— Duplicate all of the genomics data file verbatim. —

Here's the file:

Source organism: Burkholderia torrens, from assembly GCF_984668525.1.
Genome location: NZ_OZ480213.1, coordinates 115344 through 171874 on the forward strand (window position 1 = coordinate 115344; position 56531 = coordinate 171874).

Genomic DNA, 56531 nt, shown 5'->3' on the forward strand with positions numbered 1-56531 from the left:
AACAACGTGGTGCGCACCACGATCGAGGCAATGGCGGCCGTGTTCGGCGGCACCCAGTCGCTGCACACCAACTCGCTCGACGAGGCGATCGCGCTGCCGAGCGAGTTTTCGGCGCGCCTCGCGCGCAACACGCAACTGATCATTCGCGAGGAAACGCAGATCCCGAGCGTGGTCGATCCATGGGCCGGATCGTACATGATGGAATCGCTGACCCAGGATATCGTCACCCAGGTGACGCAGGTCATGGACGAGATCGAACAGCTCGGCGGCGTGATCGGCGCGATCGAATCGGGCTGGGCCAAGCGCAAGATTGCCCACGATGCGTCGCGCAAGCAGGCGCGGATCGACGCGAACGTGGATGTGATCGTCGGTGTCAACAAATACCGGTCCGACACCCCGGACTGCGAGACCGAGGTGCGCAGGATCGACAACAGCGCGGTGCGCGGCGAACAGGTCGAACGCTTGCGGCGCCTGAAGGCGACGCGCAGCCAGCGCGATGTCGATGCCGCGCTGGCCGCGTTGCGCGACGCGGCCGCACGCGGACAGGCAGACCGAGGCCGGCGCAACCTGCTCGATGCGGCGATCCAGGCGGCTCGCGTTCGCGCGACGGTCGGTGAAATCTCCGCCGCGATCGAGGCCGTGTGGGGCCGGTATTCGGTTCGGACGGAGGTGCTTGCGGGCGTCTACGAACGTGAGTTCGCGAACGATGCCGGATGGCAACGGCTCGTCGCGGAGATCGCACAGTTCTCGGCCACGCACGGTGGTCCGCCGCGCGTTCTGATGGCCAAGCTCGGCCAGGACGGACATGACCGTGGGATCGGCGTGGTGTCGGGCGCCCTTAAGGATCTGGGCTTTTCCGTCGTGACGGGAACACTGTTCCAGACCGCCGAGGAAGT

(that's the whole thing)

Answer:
Source organism: Burkholderia torrens, from assembly GCF_984668525.1.
Genome location: NZ_OZ480213.1, coordinates 115344 through 171874 on the forward strand (window position 1 = coordinate 115344; position 56531 = coordinate 171874).

Genomic DNA, 56531 nt, shown 5'->3' on the forward strand with positions numbered 1-56531 from the left:
AACAACGTGGTGCGCACCACGATCGAGGCAATGGCGGCCGTGTTCGGCGGCACCCAGTCGCTGCACACCAACTCGCTCGACGAGGCGATCGCGCTGCCGAGCGAGTTTTCGGCGCGCCTCGCGCGCAACACGCAACTGATCATTCGCGAGGAAACGCAGATCCCGAGCGTGGTCGATCCATGGGCCGGATCGTACATGATGGAATCGCTGACCCAGGATATCGTCACCCAGGTGACGCAGGTCATGGACGAGATCGAACAGCTCGGCGGCGTGATCGGCGCGATCGAATCGGGCTGGGCCAAGCGCAAGATTGCCCACGATGCGTCGCGCAAGCAGGCGCGGATCGACGCGAACGTGGATGTGATCGTCGGTGTCAACAAATACCGGTCCGACACCCCGGACTGCGAGACCGAGGTGCGCAGGATCGACAACAGCGCGGTGCGCGGCGAACAGGTCGAACGCTTGCGGCGCCTGAAGGCGACGCGCAGCCAGCGCGATGTCGATGCCGCGCTGGCCGCGTTGCGCGACGCGGCCGCACGCGGACAGGCAGACCGAGGCCGGCGCAACCTGCTCGATGCGGCGATCCAGGCGGCTCGCGTTCGCGCGACGGTCGGTGAAATCTCCGCCGCGATCGAGGCCGTGTGGGGCCGGTATTCGGTTCGGACGGAGGTGCTTGCGGGCGTCTACGAACGTGAGTTCGCGAACGATGCCGGATGGCAACGGCTCGTCGCGGAGATCGCACAGTTCTCGGCCACGCACGGTGGTCCGCCGCGCGTTCTGATGGCCAAGCTCGGCCAGGACGGACATGACCGTGGGATCGGCGTGGTGTCGGGCGCCCTTAAGGATCTGGGCTTTTCCGTCGTGACGGGAACACTGTTCCAGACCGCCGAGGAAGT